How we sense taste
When a food or drink is consumed, the sapid molecules dissolve into the saliva and enter the taste pore of the taste bud on the tongue.
Taste buds are distributed across the tongue on little raised protrusions called papillae; you can see these if you look closely at your own tongue or someone else's. There are three types of papillae that contain taste buds, circumvallate, foliate and fungiform. The number of papillae each of us has varies between individuals. Circumvallate papillae are the largest of the papillae located on the back of the tongue and are innervated by the glossopharyngeal nerve. Foliate papillae are ridges and grooves towards the posterior part of the tongue and are innervated by the facial and glossopharyngeal nerve. Fungiform papillae are mushroom shaped, present most densely at the tip of the tongue and are innervated by the facial nerve. Research has linked a higher number of fungiform papillae on the tip of our tongue with higher taste sensitivity.
Each papillae houses lots of taste buds and within each taste bud there are between 50 – 150 taste receptor cells. Each taste bud has a taste pore which allows taste molecules to enter the taste bud when you eat or drink. Recent research suggests that each taste receptor cell is specifically ‘tuned’ to one specific taste. Once activated by a taste, the receptor cell sends information to the gustatory cortex in the brain via the afferent nerve (glossopharyngeal or facial).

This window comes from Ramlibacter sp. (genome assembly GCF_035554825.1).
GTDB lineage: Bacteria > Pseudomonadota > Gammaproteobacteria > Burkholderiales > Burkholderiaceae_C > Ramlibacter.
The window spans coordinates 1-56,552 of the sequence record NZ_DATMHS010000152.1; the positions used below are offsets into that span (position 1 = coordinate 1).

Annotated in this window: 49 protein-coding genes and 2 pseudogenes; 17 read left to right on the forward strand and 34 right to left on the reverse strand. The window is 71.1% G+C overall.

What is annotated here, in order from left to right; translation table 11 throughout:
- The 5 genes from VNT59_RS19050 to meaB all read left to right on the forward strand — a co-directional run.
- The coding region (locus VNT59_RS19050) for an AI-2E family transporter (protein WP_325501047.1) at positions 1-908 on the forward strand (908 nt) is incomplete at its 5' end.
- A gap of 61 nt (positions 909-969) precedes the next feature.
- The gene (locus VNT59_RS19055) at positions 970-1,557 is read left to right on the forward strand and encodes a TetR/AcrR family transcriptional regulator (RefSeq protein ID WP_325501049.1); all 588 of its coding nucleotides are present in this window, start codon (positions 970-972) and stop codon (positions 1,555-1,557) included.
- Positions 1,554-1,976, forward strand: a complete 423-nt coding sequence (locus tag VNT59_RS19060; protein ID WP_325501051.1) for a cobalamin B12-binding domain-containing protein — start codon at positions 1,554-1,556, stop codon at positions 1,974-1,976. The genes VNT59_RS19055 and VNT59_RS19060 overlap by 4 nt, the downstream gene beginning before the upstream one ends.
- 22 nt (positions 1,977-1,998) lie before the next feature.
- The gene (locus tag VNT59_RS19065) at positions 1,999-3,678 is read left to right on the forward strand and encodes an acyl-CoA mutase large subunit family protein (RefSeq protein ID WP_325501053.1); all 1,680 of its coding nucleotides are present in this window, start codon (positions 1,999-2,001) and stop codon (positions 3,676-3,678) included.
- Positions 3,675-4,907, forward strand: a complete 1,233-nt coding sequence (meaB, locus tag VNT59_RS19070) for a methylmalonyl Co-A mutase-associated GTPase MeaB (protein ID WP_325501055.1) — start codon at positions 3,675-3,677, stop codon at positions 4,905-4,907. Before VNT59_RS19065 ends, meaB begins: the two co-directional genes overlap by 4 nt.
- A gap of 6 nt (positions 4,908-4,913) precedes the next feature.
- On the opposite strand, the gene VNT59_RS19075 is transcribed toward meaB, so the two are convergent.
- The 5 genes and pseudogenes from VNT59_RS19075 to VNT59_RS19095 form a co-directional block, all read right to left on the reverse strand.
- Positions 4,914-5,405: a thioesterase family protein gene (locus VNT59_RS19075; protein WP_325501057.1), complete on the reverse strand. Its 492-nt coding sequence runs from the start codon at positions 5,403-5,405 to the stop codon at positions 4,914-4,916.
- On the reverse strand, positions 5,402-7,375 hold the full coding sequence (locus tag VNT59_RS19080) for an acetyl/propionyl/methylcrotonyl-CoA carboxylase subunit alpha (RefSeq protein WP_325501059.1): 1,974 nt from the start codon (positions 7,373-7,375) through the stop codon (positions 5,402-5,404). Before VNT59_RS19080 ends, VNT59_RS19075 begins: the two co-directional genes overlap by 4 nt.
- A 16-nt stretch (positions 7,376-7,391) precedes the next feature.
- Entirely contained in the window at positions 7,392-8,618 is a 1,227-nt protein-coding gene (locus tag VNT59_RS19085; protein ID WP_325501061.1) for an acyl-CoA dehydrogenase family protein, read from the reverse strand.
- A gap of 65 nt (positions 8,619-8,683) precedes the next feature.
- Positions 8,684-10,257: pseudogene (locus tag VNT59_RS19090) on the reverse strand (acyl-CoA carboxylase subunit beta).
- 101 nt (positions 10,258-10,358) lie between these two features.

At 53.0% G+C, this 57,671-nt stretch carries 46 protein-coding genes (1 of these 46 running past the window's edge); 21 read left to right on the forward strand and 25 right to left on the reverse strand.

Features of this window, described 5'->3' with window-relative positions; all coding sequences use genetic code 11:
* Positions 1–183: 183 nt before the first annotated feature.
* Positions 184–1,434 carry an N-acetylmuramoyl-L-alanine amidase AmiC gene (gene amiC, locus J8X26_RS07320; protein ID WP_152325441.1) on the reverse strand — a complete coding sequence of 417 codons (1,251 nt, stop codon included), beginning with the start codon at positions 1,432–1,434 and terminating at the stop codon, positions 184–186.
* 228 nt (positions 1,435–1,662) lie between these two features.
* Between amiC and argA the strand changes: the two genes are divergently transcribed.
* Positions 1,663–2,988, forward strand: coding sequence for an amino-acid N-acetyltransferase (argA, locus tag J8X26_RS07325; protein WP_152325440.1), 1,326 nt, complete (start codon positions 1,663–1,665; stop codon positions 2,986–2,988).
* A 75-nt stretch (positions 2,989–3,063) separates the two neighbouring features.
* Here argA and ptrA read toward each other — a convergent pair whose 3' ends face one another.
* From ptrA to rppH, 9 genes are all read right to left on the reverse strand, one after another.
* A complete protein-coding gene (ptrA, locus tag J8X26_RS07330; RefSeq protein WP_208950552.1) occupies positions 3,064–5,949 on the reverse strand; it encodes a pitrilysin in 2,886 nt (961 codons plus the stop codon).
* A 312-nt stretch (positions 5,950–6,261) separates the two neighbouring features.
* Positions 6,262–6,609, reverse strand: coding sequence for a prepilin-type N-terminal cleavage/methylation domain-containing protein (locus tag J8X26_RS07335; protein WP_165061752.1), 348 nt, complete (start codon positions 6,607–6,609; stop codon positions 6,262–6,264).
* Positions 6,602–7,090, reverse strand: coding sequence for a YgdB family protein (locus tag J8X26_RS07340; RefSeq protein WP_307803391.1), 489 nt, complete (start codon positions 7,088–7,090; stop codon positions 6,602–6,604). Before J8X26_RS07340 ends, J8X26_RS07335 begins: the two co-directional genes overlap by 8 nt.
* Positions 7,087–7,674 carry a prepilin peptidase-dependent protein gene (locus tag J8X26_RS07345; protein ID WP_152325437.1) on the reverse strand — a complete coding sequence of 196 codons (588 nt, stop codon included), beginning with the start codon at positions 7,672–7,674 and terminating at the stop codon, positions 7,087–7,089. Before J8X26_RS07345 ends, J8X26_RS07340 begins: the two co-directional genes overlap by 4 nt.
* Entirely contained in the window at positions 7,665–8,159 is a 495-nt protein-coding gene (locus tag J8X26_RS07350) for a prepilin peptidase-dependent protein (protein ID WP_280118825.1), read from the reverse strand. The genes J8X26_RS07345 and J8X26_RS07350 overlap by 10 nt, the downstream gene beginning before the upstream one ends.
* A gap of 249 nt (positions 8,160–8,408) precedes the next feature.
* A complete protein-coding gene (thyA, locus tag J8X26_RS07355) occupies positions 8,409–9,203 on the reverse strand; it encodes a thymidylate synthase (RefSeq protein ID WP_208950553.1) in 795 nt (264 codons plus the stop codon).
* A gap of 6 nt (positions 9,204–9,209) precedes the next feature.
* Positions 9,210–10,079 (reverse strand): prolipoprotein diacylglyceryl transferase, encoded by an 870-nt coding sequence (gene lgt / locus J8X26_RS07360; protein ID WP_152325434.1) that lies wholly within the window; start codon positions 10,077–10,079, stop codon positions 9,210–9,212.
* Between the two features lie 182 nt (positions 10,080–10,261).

Using ultra high field strength functional magnetic resonance brain imaging techniques, project TasteMap will look closely at the gustatory cortex and map where the five basic tastes are processed…something never been done before!
Please watch the video demonstrating the details below: